Our study stresses both the potential advantages of NGS-based virus metagenomic screening in a plant quarantine setting, and the need to better assess viral diversity within plants that are destined for exotic habitats. It indicates that a combination of sequence-independent NGS-based partial viral genome sequencing coupled with sequence-dependent Sanger-based full genome cloning and sequencing is likely to reduce the number of non-intercepted virus pathogens passing through plant quarantine stations, while at the same time alerting authorities to the presence and potential spread of viruses with unknown pathogenic potentials.

Supporting Information

Figure S1.

(A) Genome coverages obtained after a posteriori mapping against the complete genome of SSEV of reads produced by Illumina (siRNA sequencing). The genomic organization of SSEV is schematically shown at the top of the figure. (B) Size distribution of sequenced siRNAs obtained from the VARX plant mapping on the V1–V2 ORFs region of SSEV. Histograms represent the number of siRNA reads in each size class. and (C) Size distribution reads mapping on C1–C2 ORFs region of SSEV.

https://doi.org/10.1371/journal.pone.0102945.s001

(TIF)

Figure S2.

Two-dimensional genome-wide percentage pairwise nucleotide identity plot of monocot-infecting mastreviruses including the six novel SWSV isolates from this study.

https://doi.org/10.1371/journal.pone.0102945.s002

(TIF)

Figure S3.

(A) Maximum-likelihood phylogenetic tree of six SWSV isolates. The six isolates can be classified into 3 strains, SWSV-A (VARX, USDA), -B (B0069, D0005, E0144) and -C (A0037). (B) Genome-wide pairwise nucleotide similarity score matrix, the 94% strain demarcation threshold set by the Geminivirus study group of the ICTV (Muhire et al. 2013) is indicated (green coloured below 94% and pink-red coloured above 94%).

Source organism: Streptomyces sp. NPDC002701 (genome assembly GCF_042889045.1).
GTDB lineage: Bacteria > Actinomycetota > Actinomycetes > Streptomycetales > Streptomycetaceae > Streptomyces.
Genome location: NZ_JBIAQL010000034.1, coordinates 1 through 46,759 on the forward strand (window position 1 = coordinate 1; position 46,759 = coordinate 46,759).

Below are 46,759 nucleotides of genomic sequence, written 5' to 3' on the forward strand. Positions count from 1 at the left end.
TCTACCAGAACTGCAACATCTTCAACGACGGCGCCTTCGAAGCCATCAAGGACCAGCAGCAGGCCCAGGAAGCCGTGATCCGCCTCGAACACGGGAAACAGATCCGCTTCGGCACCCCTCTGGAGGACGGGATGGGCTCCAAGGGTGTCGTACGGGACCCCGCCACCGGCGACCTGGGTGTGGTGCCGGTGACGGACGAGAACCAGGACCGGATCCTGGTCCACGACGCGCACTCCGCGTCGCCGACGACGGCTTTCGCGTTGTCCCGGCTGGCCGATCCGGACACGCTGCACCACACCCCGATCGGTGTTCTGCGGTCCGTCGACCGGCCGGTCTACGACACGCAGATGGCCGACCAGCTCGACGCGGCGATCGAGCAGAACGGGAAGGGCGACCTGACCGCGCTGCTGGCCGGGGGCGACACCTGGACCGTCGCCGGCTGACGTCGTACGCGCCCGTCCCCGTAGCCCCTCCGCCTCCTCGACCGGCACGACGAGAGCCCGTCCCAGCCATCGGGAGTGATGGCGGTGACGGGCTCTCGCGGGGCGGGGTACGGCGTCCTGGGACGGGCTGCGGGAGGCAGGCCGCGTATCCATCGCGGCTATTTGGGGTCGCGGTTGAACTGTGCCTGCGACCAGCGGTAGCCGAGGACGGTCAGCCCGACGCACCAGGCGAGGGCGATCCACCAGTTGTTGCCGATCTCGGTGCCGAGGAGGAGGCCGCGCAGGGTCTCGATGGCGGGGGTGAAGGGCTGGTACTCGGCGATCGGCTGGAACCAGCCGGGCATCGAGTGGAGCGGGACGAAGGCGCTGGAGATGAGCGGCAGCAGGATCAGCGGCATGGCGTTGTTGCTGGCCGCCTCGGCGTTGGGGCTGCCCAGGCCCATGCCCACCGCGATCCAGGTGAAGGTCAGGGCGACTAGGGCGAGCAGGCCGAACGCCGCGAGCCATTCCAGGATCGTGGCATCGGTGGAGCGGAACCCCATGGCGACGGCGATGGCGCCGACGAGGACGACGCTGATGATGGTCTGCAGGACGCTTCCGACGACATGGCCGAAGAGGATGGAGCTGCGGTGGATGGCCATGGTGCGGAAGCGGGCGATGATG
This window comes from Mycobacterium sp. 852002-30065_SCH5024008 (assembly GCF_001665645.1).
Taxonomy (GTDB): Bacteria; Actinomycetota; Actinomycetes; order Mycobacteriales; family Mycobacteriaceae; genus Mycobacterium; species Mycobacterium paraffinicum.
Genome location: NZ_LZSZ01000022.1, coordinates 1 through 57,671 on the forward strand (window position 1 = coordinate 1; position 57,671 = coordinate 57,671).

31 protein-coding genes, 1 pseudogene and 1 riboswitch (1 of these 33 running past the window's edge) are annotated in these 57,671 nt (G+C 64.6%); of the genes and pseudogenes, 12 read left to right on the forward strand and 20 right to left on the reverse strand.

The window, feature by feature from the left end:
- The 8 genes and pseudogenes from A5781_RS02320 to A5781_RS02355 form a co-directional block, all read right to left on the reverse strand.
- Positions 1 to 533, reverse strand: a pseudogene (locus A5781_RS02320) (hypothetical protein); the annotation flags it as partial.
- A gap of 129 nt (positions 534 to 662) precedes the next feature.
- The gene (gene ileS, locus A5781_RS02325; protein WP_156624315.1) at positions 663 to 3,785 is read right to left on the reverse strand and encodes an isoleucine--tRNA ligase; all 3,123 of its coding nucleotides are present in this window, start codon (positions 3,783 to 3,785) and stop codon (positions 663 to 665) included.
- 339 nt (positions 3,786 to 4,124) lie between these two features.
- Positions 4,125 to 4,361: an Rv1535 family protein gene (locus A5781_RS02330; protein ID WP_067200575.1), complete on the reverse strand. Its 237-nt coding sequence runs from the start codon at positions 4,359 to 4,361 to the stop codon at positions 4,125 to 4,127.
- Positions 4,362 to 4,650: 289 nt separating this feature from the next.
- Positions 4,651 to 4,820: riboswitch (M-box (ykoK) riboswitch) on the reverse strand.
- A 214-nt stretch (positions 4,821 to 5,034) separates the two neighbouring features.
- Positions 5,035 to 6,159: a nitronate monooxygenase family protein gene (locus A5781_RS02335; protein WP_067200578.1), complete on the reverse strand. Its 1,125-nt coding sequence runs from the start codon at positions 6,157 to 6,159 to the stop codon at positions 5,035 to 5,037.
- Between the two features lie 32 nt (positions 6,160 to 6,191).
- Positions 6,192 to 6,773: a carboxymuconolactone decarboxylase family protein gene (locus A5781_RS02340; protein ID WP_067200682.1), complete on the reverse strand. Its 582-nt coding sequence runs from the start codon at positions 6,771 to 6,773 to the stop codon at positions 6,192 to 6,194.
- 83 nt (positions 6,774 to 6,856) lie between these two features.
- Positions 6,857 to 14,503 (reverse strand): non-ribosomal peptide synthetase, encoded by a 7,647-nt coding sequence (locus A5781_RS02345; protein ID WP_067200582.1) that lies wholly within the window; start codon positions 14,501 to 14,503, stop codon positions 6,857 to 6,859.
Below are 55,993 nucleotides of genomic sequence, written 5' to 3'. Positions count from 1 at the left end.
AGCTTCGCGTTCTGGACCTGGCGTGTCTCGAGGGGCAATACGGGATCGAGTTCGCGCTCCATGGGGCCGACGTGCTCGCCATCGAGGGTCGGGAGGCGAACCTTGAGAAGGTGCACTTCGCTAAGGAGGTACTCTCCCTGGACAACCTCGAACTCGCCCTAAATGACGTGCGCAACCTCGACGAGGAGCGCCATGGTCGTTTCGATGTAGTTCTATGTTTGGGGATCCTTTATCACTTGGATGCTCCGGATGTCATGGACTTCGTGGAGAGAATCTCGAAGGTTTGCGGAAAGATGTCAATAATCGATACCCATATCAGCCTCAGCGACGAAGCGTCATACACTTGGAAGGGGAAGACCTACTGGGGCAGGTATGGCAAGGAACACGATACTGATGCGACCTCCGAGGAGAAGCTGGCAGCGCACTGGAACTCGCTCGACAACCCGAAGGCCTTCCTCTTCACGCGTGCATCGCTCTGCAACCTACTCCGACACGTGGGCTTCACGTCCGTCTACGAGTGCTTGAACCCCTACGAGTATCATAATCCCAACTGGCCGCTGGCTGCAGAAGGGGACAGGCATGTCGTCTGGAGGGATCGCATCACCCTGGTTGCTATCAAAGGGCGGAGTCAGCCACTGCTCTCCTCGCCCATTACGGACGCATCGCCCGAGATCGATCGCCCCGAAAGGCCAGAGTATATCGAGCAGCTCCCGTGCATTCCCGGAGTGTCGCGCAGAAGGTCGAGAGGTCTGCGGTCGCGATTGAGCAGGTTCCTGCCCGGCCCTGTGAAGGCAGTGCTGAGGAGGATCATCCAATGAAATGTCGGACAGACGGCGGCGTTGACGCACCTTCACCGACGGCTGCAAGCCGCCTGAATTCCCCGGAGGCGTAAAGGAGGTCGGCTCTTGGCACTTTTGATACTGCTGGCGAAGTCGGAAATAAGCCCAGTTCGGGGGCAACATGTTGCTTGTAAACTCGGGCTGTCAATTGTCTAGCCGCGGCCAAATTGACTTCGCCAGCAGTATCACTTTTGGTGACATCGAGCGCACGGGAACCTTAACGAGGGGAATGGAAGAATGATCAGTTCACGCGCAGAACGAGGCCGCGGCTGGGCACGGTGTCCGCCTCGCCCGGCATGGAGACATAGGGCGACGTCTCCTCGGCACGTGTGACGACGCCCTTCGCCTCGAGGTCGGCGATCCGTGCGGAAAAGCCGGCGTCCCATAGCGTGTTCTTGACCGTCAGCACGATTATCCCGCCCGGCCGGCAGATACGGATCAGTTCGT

https://doi.org/10.1371/journal.pone.0102945.s003

(TIF)

Figure S4.

Symptoms caused by SWSV on B0065, B0069 and D0005 plants.

https://doi.org/10.1371/journal.pone.0102945.s004

(TIF)

Figure S5.

Reverse transcriptase priming and amplification of nucleic acids were carried out in order to detect the rep gene C-sense intronic region. (A) Agarose gel detection of presence of a mixture of spliced and non-spliced complementary sense mRNA transcripts. 1: 1 Kb ladder; 2: Reverse transcriptase priming and amplification of nucleic acids without DNase treatment of extracted RNAs; 3: Reverse transcriptase priming and amplification of nucleic acids with DNase treatment of extracted RNAs. (B) 66 nt long SWSV intron nucleotidic sequence and splice donor and acceptor sites. The sequence of the intron (in lower case) and its flanking exons (upper case) are shown. The 5′ (donor) and 3′ (acceptor) splice sites are underlined (lower case).

https://doi.org/10.1371/journal.pone.0102945.s005

(TIF)

Table S1.

List of the sugarcane varieties from the CIRAD Sugarcane Quarantine Station (SQS) that were screened for the presence of all known sugarcane-infecting mastreviruses and SWSV.

https://doi.org/10.1371/journal.pone.0102945.s006

(DOC)

Acknowledgments

The authors are grateful to Sébastien Theil for depositing NGS datasets in GenBank.

Author Contributions

Conceived and designed the experiments: TC DF PR. Performed the experiments: BM CJ SG GF JHD EF PB. Analyzed the data: TC DF BM DPM AV PR. Wrote the paper: TC DPM AV PR.